* Stalin’s Wine Cellar, by John Baker & Nick Place. Published by Viking, $34.99.
The word that caught John Baker’s attention was, “Interested?”, written at the top of a list of wines that made no sense and looked like some sort of secret code. That word launched a series of events and an often risky adventure that took many strange twists and turns and involved some weird and shadowy characters, often with guns tucked into their belts. Churchill once described Russia as “a riddle wrapped in a mystery inside an enigma”. No doubt Winston would also have applied that description to the story of Stalin’s wine cellar.
The story covers nearly 30 years and without giving too much away is still not concluded. The main author and protagonist, John Baker, was a wine merchant in Sydney who often dealt in rare and old wines and in buying and selling special collections and what are called “museum wines”. When given the incomprehensible list, he and his trusty offsider in the wine business, Kevin Hopko, went to work and figured that they were dealing with a collection that contained some of the oldest existing French vintages in the world, including Château d’Yquem, Château Margaux and Château Lafite Rothschild, as well as some old Georgian wines.
The author of the word “Interested?” was another wine merchant who was given the list by an Australian who was doing deals in Georgia mainly in gold mining and who had formed a company with a shady Georgian businessman, called George (yes, I know), who also supposedly had part ownership in a winery where the collection was cellared. The four of them formed a partnership to purchase the wines for US$ 1 million and John and Kevin set off for Tbilisi, the capital of Georgia, to establish their authenticity and their actual ownership.
The Russian aristocracy loved most things French, even adopting it as their language at court. This love extended to French wines, especially from the Bordeaux region, and the collection in Tbilisi was said to have been started by Tsar Alexander II and continued by his grandson Tsar Nicholas II, before it was “inherited” by the Bolsheviks. Considering the lavish lifestyle of Nicholas and his regime and the way in which the Russian people were cruelly oppressed and kept in poverty, it’s no wonder he didn’t survive the revolution. What is surprising, is that his wine cellar did survive and that Stalin not only preserved it but added to it.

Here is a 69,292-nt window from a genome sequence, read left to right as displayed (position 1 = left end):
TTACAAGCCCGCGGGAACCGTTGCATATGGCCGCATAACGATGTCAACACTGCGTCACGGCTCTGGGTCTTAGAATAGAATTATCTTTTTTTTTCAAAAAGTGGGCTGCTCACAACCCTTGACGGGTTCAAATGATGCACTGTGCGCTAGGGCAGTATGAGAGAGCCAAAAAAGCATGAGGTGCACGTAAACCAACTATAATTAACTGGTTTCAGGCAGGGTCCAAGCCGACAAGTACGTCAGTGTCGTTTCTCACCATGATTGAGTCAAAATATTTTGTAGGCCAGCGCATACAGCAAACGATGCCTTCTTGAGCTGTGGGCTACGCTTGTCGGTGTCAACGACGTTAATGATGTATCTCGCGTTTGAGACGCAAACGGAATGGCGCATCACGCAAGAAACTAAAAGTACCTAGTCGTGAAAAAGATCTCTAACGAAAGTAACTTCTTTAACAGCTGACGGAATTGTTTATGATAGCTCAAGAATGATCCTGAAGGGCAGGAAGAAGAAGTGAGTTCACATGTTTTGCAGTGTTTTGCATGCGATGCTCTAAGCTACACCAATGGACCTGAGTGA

The story goes that when the Nazis pushed into Russia in the Second World War, Stalin moved the collection to Tbilisi for safety. At the time Georgia was well out of the way of Hitler’s advance and Tbilisi was also Stalin’s home ground where he first operated as an enforcer and fundraiser for the Bolsheviks. His fundraising activities mostly involved armed robberies, extortion and blackmail, skills that came in very useful for him in later life as dictator of the USSR. While reading this book it occurred to me that Trotsky may really have been killed with a corkscrew rather than an ice pick.
Riddle in a cellar in Georgia
In trying to establish the authenticity and ownership of the wine, the experiences of John and Kevin in Georgia are not too far distant from the world in which Stalin operated in his early career. Led astray and continually frustrated and delayed by the Georgian mafia and the owners of the winery, as well as being double crossed by their Australian partners, this story is full of surprises and intrigue. It really is a riddle and an enigma contained in a wine bottle covered in cobwebs and sitting in a long-forgotten cellar in Georgia.
In the end the only people in this story who seem to have any integrity are our heroes John and Kevin. That fact probably helps to win the respect and friendship of the Georgian mafia, who really take a shine to our heroes with their Australian humour and casual approach. There are some funny moments in Stalin’s Wine Cellar and Baker writes with a laconic and sometimes self-deprecating sense of humour, especially when describing the interactions and banter with his partner, the very knowledgeable and philosophic Kevin. His journey to Bordeaux to have a rare bottle authenticated at Château d’Yquem is one of both tragedy and triumph and a lesson in how not to handle a rare old bottle of wine.
John Baker’s narrative probably benefits from the co-authorship with Nick Place, who gives it an immediacy and provides a good flow and pace to the action. Baker includes some historical background as well as some great information on wine making, wine appreciation and the classics such as Château d’Yquem. He also includes a glossary of terms which, for the reader unacquainted with French and Georgian wines and various terms in the industry, gives the story context.
This is a fascinating story which will appeal to both wine buffs and those who are intrigued by quirky bits of history. In the end I found that I had a soft spot for some of the Georgian mafia figures in the story, especially the infamous George, who turns up unexpectedly some years later in London, just to rekindle the mystery of Stalin’s wine cellar and uncork the enigma once again. There could be another book to follow, because who knows what can happen in Tbilisi.
This book could be a good read over the holiday period while sipping on a glass of red. See if your bottle shop has any Georgian wines, but just be careful when you uncork them.
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